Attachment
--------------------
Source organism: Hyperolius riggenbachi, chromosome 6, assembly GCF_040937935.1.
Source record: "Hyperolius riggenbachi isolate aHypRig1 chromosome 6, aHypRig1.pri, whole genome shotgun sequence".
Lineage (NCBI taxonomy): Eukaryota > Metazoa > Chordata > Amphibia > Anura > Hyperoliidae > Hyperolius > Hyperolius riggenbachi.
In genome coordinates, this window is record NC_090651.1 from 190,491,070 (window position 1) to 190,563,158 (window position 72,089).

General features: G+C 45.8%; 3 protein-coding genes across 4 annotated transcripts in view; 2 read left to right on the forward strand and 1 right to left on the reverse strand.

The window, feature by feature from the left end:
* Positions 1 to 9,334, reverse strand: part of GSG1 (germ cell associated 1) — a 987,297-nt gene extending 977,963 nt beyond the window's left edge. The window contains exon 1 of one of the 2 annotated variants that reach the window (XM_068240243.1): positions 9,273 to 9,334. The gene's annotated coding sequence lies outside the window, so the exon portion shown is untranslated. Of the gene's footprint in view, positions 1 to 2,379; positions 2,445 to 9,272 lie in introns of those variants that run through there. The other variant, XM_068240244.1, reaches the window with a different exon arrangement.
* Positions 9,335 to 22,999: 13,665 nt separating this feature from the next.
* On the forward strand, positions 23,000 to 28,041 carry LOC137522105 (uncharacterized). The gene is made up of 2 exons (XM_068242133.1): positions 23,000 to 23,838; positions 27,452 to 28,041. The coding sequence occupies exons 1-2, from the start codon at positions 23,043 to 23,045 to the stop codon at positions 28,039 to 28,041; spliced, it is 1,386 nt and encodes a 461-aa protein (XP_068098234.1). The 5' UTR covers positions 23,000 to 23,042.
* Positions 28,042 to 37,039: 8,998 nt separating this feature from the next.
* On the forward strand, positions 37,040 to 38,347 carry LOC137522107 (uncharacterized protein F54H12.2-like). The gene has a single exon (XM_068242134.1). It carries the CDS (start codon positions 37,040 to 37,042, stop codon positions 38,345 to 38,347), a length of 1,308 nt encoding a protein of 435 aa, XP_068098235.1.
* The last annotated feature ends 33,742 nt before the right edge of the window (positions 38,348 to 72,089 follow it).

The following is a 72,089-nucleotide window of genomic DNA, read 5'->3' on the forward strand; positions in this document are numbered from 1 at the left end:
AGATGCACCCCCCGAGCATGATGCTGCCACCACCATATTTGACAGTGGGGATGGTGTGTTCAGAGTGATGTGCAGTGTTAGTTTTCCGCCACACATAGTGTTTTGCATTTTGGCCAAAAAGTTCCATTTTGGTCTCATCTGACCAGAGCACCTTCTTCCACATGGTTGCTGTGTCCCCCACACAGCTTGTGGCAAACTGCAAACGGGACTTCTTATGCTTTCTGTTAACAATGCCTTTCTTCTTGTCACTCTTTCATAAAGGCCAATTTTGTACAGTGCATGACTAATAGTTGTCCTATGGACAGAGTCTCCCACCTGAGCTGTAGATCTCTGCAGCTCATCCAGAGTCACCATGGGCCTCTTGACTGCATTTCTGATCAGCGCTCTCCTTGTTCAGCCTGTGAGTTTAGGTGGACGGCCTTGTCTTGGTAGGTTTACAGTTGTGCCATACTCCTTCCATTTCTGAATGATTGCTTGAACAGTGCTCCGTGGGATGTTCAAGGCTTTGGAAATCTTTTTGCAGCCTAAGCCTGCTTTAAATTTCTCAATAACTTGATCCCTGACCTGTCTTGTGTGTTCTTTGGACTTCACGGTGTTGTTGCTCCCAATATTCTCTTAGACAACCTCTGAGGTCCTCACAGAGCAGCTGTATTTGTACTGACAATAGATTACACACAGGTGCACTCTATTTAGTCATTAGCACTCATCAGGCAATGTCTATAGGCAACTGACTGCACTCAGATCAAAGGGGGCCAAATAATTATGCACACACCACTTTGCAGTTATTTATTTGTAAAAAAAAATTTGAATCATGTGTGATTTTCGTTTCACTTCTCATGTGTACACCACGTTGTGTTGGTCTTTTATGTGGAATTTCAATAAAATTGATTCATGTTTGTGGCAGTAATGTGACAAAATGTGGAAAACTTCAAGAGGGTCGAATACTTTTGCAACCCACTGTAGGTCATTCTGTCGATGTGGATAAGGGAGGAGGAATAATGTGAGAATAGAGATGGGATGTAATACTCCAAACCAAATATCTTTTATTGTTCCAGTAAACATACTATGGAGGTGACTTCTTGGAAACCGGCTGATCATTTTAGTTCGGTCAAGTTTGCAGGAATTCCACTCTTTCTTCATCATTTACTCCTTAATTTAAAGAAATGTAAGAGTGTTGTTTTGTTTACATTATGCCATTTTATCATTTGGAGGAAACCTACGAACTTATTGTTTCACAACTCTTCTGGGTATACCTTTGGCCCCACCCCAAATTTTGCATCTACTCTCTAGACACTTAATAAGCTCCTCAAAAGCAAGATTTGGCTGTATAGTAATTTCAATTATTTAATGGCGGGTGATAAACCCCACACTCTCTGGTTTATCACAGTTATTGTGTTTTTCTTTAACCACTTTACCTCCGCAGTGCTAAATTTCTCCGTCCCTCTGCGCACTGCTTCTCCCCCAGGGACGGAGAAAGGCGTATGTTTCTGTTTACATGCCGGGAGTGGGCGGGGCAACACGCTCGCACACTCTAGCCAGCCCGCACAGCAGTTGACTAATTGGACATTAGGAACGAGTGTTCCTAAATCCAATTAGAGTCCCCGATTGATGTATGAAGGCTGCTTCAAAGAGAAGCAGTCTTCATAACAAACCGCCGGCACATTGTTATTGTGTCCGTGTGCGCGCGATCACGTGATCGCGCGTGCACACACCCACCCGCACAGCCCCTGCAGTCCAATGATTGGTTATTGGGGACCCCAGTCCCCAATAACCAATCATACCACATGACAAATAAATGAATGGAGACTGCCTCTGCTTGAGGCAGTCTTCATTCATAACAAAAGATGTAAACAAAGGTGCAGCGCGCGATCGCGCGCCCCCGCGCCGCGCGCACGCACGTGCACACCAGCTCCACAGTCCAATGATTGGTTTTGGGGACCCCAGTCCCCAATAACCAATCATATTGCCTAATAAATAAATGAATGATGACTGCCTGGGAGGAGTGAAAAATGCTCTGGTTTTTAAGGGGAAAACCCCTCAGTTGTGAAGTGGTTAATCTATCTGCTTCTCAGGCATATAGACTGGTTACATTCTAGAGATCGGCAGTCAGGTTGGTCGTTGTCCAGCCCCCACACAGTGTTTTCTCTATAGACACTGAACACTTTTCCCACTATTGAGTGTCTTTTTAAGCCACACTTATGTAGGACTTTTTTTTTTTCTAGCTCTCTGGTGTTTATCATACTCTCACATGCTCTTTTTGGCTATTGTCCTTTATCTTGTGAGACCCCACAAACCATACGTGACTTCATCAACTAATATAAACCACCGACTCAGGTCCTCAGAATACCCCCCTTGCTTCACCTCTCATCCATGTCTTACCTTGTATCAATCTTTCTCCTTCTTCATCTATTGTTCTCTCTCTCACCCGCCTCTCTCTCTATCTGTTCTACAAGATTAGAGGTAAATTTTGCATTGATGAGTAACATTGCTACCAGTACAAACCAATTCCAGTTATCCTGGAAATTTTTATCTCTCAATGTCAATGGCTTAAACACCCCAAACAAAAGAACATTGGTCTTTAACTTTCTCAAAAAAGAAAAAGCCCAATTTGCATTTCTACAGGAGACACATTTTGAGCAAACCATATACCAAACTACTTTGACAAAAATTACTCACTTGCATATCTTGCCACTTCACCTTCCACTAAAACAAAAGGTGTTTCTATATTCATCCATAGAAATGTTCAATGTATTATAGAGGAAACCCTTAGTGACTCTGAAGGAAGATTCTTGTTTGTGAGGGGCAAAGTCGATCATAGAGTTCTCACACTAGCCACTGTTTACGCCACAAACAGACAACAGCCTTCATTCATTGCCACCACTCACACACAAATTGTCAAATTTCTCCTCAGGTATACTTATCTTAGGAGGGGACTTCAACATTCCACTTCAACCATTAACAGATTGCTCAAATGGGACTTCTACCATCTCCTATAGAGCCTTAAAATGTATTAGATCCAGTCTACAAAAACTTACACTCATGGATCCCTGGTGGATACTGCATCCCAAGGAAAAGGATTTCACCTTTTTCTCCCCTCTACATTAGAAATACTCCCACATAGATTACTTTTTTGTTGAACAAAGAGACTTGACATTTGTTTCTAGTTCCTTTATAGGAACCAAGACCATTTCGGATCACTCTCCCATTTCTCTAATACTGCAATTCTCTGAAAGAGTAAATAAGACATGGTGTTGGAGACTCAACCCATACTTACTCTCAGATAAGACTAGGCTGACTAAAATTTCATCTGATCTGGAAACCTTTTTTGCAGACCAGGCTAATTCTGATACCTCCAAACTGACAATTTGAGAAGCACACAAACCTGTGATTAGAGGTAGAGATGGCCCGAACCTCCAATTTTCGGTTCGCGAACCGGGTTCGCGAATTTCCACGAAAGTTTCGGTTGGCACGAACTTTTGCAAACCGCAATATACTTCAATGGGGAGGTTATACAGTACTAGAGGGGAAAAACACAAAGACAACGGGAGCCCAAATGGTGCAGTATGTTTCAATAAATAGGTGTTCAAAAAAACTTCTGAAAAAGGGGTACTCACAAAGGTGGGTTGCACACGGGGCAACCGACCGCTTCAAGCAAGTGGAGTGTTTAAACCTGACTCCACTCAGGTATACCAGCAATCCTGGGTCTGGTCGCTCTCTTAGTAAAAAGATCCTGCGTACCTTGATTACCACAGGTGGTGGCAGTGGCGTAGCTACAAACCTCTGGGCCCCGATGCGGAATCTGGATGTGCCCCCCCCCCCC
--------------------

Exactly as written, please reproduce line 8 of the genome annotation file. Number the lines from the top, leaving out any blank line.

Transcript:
* Positions 9,335 to 22,999: 13,665 nt separating this feature from the next.